D.C. Council Vote to Shut Down Cannabis Gifting Services Falls Short
A bill targeting shops “gifting” cannabis to consumers failed to receive enough votes in the Washington, D.C. Council this week.
If approved, severe penalties would have been applied to shops offering cannabis as gifts and likely would have forced them to shut down. Because directly exchanging money for non-medical cannabis is illegal, many shops have developed a workaround. Customers can purchase a range of products like lemonade, postcards, artist prints, and even legal services that come with a complimentary cannabis gift.
The D.C. Council voted 8-5 in favor of the crackdown, but nine votes were needed since the bill is considered emergency legislation.
D.C. Council Chairman Phil Mendelson introduced the bill and says he intended to protect licensed medicinal cannabis dispensaries in D.C. His legislation would have levied $30,000 fines for shops caught gifting cannabis to customers. The bill would have also allowed adults over 21 to purchase medicinal cannabis without a doctor’s recommendation. Patients would simply state their medical need for cannabis and be allowed to purchase from legal dispensaries.
“To continue to simply turn a blind eye to the illegal market, the $500 million market that is slowly but surely sinking the legal market, there’s really not justification for sanctioning illegal businesses,” Mendelson said according to NBC Washington.
Some licensed medicinal cannabis dispensary operators say the gifting shops have significantly impacted their bottom line.
“We lost over 60 percent of our patient base for the legal dispensaries,” Linda Mercado Greene, owner of Anacostia Organics, a minority woman-owned dispensary, told NBC Washington.
The bill’s failure to reach nine votes does not necessarily mean that cannabis gifting shops will be able to operate indefinitely. Several D.C. Council members seemed hesitant to approve emergency legislation that would have immediately upended the local cannabis landscape for businesses and consumers.
“At the end of the day, I just can’t get behind making what are drastic policy changes on an emergency basis,” Councilmember Elissa Silverman said. “This dramatically alters how cannabis will be bought and sold in the District of Columbia.”
Advocates of the gifting shops argue that many jobs, including those held by Black and Hispanic workers, would be lost. Despite being most impacted by the War on Drugs, Black and Hispanic communities are often unable to reap the benefits of the legalized cannabis industry.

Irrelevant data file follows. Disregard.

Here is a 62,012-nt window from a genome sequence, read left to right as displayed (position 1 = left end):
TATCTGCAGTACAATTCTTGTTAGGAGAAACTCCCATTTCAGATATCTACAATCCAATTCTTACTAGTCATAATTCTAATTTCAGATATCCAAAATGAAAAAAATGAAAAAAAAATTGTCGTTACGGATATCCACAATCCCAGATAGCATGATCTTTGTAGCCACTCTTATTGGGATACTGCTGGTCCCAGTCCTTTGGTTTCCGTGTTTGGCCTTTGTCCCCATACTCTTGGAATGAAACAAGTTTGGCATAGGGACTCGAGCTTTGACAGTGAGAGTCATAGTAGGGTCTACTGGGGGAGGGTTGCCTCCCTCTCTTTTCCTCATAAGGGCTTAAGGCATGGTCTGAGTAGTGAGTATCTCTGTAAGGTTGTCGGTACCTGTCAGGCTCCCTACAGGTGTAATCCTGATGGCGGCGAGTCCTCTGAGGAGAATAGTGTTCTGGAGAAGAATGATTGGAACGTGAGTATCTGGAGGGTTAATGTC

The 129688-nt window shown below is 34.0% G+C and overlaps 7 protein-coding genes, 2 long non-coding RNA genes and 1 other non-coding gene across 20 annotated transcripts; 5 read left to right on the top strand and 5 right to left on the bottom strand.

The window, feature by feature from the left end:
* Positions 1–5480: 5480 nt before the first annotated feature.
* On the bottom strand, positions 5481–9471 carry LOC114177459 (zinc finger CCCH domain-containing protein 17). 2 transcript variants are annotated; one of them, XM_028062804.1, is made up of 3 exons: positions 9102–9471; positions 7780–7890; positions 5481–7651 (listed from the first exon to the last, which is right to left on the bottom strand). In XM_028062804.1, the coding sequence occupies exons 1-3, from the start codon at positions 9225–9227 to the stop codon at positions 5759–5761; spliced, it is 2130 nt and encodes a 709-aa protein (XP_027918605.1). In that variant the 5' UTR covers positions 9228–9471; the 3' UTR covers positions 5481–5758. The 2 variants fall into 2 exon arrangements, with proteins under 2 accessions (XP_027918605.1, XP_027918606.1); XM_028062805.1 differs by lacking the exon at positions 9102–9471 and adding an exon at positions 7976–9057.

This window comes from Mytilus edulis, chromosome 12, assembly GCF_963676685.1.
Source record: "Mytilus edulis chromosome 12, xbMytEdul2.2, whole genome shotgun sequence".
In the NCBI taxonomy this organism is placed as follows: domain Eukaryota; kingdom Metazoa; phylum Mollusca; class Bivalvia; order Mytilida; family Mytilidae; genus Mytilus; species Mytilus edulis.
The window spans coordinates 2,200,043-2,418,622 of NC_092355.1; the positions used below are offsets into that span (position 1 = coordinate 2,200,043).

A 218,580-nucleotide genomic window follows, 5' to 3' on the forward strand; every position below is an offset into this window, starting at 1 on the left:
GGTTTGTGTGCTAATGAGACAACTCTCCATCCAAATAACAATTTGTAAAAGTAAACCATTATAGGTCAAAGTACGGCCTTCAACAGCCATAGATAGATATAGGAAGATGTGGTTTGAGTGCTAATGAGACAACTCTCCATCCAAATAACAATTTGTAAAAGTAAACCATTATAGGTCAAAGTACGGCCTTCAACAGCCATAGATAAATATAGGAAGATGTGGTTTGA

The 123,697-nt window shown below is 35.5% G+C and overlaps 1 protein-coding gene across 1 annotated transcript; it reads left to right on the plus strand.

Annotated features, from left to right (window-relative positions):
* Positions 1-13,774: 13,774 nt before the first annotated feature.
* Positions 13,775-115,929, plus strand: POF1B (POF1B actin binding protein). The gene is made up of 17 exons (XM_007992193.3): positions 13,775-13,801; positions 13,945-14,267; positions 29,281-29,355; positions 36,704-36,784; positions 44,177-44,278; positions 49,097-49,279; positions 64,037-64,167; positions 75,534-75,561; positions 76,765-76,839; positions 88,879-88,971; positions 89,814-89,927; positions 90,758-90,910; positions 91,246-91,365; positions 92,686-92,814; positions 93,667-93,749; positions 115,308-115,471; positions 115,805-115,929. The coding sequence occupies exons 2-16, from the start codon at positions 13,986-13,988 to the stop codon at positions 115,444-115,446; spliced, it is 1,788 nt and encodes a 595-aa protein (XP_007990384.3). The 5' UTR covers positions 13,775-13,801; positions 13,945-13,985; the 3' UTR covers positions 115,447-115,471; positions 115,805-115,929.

The gifting shops seem to have flourished because D.C.’s recreational cannabis regulations have remained in legal purgatory for years. Initiative 71, which legalized adult-use cannabis in D.C. was approved by voters in 2014. However, the ballot initiative did not have the authority to set up a regulatory and sales apparatus. One of the largest obstacles toward achieving this has been Congress’ ability to prevent sanctioned sales from taking place through the Harris Rider. The rider, named after Maryland GOP Rep. Andy Harris, is a part of the omnibus spending bill and prevents D.C. from establishing a regulated cannabis market.
The legal limbo has led to the opening of shops like District Derp, an art gallery where patrons can buy paintings made by a dog. Customers are also gifted cannabis with their purchases. The price of the paintings corresponds with typical market prices for cannabis. For instance, a $55 painting comes with 3.5 grams of cannabis while a $330 painting yields an ounce of cannabis.
District Derp’s co-founder and CEO, Christopher Licata, believes that a move to shut down gifting shops and transition all sales to sanctioned medicinal dispensaries would cause spikes in cannabis prices and a potential supply crunch.
“I don’t see how the supply meets the demand in light of this,” Licata told The Washingtonian before the council’s vote. “When this legislation becomes effective, we’ll have to close the doors of District Derp.”
For many, the cannabis legal situation in D.C. serves as an example of why the city needs the power to self-govern.
“One of the unique nuances here is the need for statehood,” Akosua Ali, D.C.’s NAACP branch president, told WTOP after Tuesday’s vote.
“When we talk about the district becoming a 51st state, it’s not simply about having voter representation in Congress,” Ali continued. “That is one part of it. However, the real essence of it is district voters, really ensuring that our vote … and the legislation that is put on the books is honored as the will of the people.”